Question Time – Yeeha !

Question Time: 4-year-olds

I relate entirely to this, as will all other parents who’ve been through, or are experiencing this phase. My boy is as curious as they come, and during this phase would fit in maybe ten ‘why’s per simple request. He’s still asking, which I believe is a good thing for his future, although thankfully thinking more before asking ‘the next one’. One moment he wants to be a scientist, the next a journalist, a pilot and (thankfully!) a marine biologist.

Encouraging curiosity can only be a good thing; while you sometimes may feel like banging your head against the steering wheel, take a deep breath and be damn thankful that your child isn’t sitting there mute and disinterested in all around him. Don’t brush off those questions, however frustrating they get, after all it’s part of your job as a parent and you did sign up for this. But as there’s no point in re-inventing the wheel,  I’ve borrowed the below snippet from a website that I find very accurate in terms of developmental milestones (link below).

“Conversations can sometimes feel like interrogations with curious, chatty 4-year-olds. A particular favorite now is the “wh” words: Where are we going, Mom? When will we get there? Who are we going to see? Why isn’t Dad coming with us?

As part of her new mental abilities, she’s getting all the connections put together. She wants to see the order of things. Another reason for the nonstop questions is that your child’s vocabulary is exploding, and she wants to practice using words to probe her world. Intellectually, she’s beginning to understand that there are reasons for things — and she wants to know what they are.

Try not to brush off questions, relentless though they may be. Keep your answers short and sweet. She doesn’t really want a long-winded scientific explanation of why the sky is blue. When you get tired of answering, ask questions back instead: “What do you think?” If you notice a persistent theme to questions that show your child is really curious about something — say, clouds — visit the library together and check out a few books that fuel the interest. Who knows where her questions may take you? At the very least, you’ll learn how to tell a cirrus from a cumulus.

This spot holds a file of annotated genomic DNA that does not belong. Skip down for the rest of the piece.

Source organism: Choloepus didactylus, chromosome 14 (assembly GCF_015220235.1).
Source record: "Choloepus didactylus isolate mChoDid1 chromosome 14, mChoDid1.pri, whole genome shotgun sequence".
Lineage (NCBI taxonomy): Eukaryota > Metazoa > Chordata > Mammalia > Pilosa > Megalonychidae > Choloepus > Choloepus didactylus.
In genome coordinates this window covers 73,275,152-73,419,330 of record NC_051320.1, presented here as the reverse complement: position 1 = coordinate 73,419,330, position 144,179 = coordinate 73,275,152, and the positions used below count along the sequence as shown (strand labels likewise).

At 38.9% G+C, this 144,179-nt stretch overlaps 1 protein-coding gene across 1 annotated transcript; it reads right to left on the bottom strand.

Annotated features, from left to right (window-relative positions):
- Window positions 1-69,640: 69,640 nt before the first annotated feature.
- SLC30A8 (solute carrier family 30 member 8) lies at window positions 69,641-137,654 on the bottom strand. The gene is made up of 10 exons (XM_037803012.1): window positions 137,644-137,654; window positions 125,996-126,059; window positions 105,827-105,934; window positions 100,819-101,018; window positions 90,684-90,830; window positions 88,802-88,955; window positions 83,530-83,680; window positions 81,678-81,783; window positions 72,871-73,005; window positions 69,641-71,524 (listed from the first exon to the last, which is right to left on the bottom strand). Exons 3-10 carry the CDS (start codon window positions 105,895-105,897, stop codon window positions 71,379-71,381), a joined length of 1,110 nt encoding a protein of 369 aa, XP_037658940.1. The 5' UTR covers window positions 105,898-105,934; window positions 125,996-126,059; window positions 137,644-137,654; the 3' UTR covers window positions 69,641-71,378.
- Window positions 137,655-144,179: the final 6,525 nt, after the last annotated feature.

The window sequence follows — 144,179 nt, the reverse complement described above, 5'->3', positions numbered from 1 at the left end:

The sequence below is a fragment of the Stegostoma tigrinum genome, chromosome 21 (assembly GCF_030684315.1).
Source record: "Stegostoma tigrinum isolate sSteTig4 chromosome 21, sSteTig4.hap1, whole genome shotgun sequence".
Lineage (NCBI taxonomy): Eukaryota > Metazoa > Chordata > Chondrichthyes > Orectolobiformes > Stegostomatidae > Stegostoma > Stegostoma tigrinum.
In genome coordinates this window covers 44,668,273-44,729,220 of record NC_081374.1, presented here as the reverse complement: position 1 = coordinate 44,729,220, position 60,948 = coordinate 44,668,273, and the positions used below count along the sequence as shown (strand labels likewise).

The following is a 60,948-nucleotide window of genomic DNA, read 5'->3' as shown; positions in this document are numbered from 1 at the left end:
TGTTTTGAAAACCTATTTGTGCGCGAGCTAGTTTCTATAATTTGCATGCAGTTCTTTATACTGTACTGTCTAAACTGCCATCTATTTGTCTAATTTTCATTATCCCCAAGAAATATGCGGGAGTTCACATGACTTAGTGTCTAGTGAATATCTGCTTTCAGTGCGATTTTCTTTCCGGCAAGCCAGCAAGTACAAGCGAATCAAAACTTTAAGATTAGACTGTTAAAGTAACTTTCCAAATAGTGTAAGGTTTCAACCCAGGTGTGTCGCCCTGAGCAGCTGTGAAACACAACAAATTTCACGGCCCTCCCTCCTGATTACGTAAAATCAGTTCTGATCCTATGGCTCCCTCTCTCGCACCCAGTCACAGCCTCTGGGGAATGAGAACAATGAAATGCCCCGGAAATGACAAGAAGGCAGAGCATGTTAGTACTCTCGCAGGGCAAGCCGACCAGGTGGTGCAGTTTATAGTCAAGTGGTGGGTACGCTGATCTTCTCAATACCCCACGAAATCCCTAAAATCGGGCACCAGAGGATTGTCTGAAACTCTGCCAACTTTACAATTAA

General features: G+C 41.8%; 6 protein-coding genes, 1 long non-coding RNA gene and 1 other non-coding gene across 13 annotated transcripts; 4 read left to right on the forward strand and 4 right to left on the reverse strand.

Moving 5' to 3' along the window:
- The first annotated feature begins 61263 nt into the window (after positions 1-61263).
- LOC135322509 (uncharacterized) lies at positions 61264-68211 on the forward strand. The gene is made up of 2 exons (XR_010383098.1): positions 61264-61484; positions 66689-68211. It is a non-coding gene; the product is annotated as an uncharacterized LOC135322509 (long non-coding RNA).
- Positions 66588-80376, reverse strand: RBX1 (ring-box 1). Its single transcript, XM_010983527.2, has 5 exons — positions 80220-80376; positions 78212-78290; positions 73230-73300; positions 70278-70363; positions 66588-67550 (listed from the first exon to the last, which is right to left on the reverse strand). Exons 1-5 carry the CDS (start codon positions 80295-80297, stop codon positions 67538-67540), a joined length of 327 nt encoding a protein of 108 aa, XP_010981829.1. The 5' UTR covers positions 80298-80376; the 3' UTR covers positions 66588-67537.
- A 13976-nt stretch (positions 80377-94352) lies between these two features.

‘Why is this a tomato, Auntie Alex?’ (!)

IMG_1057

Your life now

Perseverance is an important trait to model for your child. Studies show that people who are persistent — rather than those who have high IQs — tend to achieve greater success in life. Let your child see you going the extra mile, whether it’s fixing something around the house or sticking with the same project such as a big book or a painting night after night.

http://www.babycenter.com/6_your-4-1-4-year-old-curiosity_10329825.bc?responsys_count=0&scid=mbtw_preschooler_post4y_3m_2w&pe=MlV3blFWanwyMDE2MDUxNg..

Single Parenting Holidays: Joburg for Christmas again ?

 

So Christmas has passed and December’s approaching yet again. A little quicker than last year, which was already a little quicker than the 12 months before and so-on and so-on.

That’s what I was thinking last year in about August. Such is the calendar of a single parent battling to see his children; I was thinking this would leave me four months in which to arrange what has become the annual Cape Town–Johannesburg flight to see ageing grandparents and maintain connections with cousin, aunt and friends.

Without being morbid, the thing with the sharp end of ageing is that you don’t know which trip to see the children’s gran or grandad will be their last, so going elsewhere, like a holiday destination, doesn’t happen. Just in case. Like my Dad. He hardly got to know his grandchildren before he moved on. My son has meanwhile learnt about ageing from these visits, and is far braver than I remember being about ‘old people’ at that age.

IMG_4473Drawing with Gran.

There hadn’t been timeous agreement regarding the previous three Christmas holiday suggestions with the my boy’s mother, and again I had no option but to book flights the week before the big day; which for me and my 6 year-old pretty much cost half the price of a ticket to London.

Which, heading off on a tangent, leads me to think how our holiday expectations evolve . If not my son’s friends’ going to the proverbial family holiday house at Kenton-on-Sea or ‘Plett’, favoured holiday spots here in South Africa, my now-global school friends are taking their kids to Europe and the US for skiing holidays.

Cousin T has joined uncle pat as a firm favourite for Fynn. Sassy joined in.  IMG_1057    IMG_1213_2

In comparison, spending my share of the annual big Christmas vacation with my boy and our family down the road from Westpark cemetary in Johannesburg was ok. That’s another  reality of the single-parenting world; if you’re close to your family and not necessarily flush, horizons often don’t extend much beyond remaining families.

We enjoy the relative peace. Well I do, my boy obviously lives for the moment, and if he’s surrounded by love and his holiday animals – with a swimming pool as a bonus – he’s happy.

He loves being with his aunt and cousin. So does his four year-old sister, but unfortunately she only gets to see them on one day a year (for reasons that won’t be addressed here).

I appreciate the quiet of Jo’burg, driving avenues lined with the trees of my childhood (the Joburg-Pretoria conurbation represents the world’s largest urban ‘forest’). It reminds me too, earlier comments or morbidity aside, that the children spending quality time with their fast-ageing and generally immobile granny is also pretty key, to nurture their sense of paternal family.

IMG_4481

And anyway, peak-season airports are hell.